Below are the results of a recent nursing quiz about lung auscultation posted on our Twitter page
. This revealed a need for clarification of common adventitious lung sounds and the commonly associated clinical conditions.
Answer: B. Crackles are heard when collapsed or stiff alveoli snap open, as in pulmonary fibrosis. Wheezes are commonly associated with asthma and diminished breath sounds with neuromuscular disease. Breath sounds will be decreased or absent over the area of a pneumothorax.
First, let’s review the most common adventitious lung sounds.
is high-pitched continuous musical sound, which may occur during inspiration and/or expiration, due to an obstructive process. The classic wheeze may be referred to as “sibilant wheeze.” This refers to the high-pitched whistle-like sound heard during expiration, typically in the setting of asthma, as air moves through a narrow or obstructed airway.
Alternately, what we often refer to as rhonchi
is the “sonorous wheeze,” which refers to a deep, low-pitched rumbling or coarse sound as air moves through tracheal-bronchial passages in the presence of mucous or respiratory secretions.
you’ll hear high-pitched, monophonic inspiratory wheezing. It’s typically loudest over the anterior neck, as air moves turbulently over a partially-obstructed upper airway.
are short, high pitched, discontinuous, intermittent, popping sounds created by air being forced through an airway or alveoli narrowed by fluid, pus, or mucous. These sounds may also be heard when there is delayed opening of collapsed alveoli.
Crackles are typically heard during inspiration and can be further defined as coarse or fine. Coarse crackles
are heard during early inspiration and sound harsh or moist. They are caused by mucous in larger bronchioles, as heard in COPD. Fine crackles
are heard during late inspiration and may sound like hair rubbing together. These sounds originate in the small airways/alveoli and may be heard in interstitial pneumonia or pulmonary fibrosis.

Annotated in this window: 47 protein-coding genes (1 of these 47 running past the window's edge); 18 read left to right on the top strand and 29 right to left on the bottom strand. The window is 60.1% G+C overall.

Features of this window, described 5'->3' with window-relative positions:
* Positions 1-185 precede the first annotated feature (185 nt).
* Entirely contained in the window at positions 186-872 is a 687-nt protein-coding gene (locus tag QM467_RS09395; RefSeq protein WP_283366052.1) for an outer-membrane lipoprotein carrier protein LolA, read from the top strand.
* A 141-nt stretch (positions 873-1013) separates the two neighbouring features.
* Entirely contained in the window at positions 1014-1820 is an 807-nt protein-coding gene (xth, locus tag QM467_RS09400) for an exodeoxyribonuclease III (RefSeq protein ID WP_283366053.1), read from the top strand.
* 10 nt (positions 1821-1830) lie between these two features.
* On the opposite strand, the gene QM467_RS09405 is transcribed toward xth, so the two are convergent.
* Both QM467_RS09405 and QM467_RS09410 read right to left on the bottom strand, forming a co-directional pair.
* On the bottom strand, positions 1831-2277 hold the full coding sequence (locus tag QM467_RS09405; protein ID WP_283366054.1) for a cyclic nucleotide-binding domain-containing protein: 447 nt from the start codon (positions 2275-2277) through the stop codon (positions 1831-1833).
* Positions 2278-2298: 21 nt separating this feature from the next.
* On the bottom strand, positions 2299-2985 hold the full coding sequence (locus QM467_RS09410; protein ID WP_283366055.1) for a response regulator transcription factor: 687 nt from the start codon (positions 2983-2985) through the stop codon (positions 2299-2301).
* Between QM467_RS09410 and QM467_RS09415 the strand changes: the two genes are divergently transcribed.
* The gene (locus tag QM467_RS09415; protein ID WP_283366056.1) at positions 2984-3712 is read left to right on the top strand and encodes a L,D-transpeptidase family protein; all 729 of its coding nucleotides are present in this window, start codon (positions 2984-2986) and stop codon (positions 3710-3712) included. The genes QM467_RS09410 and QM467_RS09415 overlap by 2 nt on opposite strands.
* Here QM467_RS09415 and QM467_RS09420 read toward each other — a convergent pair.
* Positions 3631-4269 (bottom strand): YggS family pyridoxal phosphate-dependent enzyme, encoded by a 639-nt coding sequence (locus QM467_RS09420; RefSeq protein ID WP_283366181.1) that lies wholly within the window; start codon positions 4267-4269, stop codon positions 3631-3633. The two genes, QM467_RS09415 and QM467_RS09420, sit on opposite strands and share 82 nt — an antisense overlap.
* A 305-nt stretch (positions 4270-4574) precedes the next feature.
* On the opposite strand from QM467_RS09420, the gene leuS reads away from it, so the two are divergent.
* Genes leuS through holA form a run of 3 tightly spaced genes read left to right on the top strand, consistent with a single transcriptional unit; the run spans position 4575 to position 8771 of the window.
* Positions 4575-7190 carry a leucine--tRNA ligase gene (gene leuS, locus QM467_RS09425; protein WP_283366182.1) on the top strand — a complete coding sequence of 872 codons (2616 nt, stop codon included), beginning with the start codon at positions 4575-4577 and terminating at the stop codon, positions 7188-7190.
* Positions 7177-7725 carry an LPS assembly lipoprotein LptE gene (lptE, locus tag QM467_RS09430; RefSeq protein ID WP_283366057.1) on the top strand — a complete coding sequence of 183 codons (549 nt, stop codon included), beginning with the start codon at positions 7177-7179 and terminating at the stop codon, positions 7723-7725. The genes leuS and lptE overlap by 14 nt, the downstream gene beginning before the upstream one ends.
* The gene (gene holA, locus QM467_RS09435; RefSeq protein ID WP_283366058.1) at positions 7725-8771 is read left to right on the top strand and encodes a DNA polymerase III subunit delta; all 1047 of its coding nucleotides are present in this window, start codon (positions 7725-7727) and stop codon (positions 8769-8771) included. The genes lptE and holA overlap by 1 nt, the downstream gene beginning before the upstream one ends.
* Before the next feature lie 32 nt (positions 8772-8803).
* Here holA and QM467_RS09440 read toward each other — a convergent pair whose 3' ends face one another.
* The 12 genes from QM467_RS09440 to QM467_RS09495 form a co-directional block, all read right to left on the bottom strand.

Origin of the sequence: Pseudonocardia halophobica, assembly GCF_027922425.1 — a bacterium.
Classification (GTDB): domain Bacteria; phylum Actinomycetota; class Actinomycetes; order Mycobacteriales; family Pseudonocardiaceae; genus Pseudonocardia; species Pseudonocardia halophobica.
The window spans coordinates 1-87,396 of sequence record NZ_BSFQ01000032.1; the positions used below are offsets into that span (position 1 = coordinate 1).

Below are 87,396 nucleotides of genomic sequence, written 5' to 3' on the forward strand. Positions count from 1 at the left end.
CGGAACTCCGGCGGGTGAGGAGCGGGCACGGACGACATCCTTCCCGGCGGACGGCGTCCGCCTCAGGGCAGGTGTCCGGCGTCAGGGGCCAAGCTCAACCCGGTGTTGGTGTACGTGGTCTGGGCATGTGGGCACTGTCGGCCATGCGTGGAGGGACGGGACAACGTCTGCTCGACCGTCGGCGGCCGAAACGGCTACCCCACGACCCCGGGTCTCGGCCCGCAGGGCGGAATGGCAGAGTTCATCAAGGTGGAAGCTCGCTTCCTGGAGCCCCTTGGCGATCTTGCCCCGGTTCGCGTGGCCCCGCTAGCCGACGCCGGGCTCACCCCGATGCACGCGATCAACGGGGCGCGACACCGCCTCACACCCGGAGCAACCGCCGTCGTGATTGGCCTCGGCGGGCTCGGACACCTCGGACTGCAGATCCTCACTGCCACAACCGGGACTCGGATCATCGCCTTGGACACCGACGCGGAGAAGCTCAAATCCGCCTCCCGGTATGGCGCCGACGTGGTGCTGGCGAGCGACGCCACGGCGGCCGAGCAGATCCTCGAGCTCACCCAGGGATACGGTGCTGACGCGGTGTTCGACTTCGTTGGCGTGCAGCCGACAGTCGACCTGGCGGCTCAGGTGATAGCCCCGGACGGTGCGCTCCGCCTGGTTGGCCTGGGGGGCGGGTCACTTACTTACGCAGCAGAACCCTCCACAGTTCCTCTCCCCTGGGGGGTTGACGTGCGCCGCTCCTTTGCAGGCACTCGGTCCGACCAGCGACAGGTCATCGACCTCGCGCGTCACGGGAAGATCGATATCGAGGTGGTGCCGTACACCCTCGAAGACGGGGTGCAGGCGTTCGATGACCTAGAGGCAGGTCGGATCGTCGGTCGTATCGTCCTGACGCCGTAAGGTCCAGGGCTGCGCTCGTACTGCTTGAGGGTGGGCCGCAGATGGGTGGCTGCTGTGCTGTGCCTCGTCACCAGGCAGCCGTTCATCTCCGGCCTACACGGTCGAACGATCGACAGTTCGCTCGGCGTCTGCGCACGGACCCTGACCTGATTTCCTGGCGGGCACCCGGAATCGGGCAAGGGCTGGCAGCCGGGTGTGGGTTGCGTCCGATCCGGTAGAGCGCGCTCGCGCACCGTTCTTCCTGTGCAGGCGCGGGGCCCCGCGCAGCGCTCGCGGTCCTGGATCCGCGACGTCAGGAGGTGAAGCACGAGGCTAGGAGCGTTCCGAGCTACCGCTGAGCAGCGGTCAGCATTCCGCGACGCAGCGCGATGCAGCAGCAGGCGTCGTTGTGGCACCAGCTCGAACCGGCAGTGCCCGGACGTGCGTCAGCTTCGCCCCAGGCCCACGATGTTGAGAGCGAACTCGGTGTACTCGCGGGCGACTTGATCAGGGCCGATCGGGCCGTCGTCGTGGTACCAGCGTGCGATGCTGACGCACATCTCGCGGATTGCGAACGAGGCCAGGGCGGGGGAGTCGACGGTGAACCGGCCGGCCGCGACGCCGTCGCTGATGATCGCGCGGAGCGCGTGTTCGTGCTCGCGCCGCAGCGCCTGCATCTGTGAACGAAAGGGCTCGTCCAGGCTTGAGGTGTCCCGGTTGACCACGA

Now, let’s think about test-taking strategies. In this instance, it would be helpful to go through each clinical condition separately and predict what you may hear on auscultation.
The first choice was asthma
. Asthma is a condition mediated by inflammation. The resulting physiologic response in the airways is bronchoconstriction and airway edema. This response is triggered by an irritant, allergen, or infection. As air moves through these narrowed airways, the primary lung sound is high-pitched wheeze. Initially the wheezes are expiratory but depending on confounding factors or worsening clinical symptoms, there may be inspiratory wheezes, rhonchi or crackles. For testing purposes, however, expiratory wheezes are associated with asthma.
The second choice was pulmonary fibrosis.
This is a form of interstitial lung disease in which scarring (or fibrosis) is the hallmark clinical feature. This scarring leads to thickness and stiffness in the lungs. The most common adventitious sound associated with pulmonary fibrosis is fine bibasilar crackles. This may be hard to distinguish from congestive heart failure. The crackles are the result of the snapping open of collapsed, stiff alveoli.
was the third choice. Neuromuscular disorders can cause respiratory problems through several pathways as the muscles responsible for breathing are affected. Diaphragmatic weakness can lead to hypoventilation; chest wall muscle weakness can lead to ineffective cough; and upper airway muscle weakness can lead to difficult swallowing and ineffective clearing of upper airway secretions. In general, there are not specific adventitious sounds associated with neuromuscular disorders.
Lastly, a pneumothorax
is a collapsed lung. There would be loss of breath sounds over the area of a pneumothorax as there is no air movement in the area of auscultation.
So, this leads us to the correct answer. During lung auscultation, crackles are heard in pulmonary fibrosis, which is choice B.
Reviewing what you know and thinking about each response choice can help you focus in on the correct answer. Do you have an easy acronym or pearl for remembering breath sounds, or some test-taking strategies to share?
Megan Doble, MSN, RN, CRNP
Hinkle, J. & Cheever, K. (2013). Brunner & Suddarth's Textbook of Medical-Surgical Nursing. Philadelphia: Lippincott Williams & Wilkins.